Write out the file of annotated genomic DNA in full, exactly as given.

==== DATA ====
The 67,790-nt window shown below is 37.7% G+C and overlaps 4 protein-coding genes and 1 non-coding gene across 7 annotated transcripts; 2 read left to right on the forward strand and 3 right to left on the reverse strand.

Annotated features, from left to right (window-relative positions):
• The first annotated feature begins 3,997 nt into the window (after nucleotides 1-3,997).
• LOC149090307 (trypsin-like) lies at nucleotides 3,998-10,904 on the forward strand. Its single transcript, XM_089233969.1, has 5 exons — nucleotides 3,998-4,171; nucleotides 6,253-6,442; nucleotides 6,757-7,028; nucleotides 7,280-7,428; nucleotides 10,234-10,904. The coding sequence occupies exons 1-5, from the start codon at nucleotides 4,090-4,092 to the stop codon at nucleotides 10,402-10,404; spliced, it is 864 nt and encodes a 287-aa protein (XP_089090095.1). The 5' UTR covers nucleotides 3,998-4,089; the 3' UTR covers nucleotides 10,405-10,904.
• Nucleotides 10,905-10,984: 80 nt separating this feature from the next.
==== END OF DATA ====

The 67,790-nt window shown below is 37.7% G+C and overlaps 4 protein-coding genes and 1 non-coding gene across 7 annotated transcripts; 2 read left to right on the forward strand and 3 right to left on the reverse strand.

Annotated features, from left to right (window-relative positions):
• The first annotated feature begins 3,997 nt into the window (after nucleotides 1-3,997).
• LOC149090307 (trypsin-like) lies at nucleotides 3,998-10,904 on the forward strand. Its single transcript, XM_089233969.1, has 5 exons — nucleotides 3,998-4,171; nucleotides 6,253-6,442; nucleotides 6,757-7,028; nucleotides 7,280-7,428; nucleotides 10,234-10,904. The coding sequence occupies exons 1-5, from the start codon at nucleotides 4,090-4,092 to the stop codon at nucleotides 10,402-10,404; spliced, it is 864 nt and encodes a 287-aa protein (XP_089090095.1). The 5' UTR covers nucleotides 3,998-4,089; the 3' UTR covers nucleotides 10,405-10,904.
• Nucleotides 10,905-10,984: 80 nt separating this feature from the next.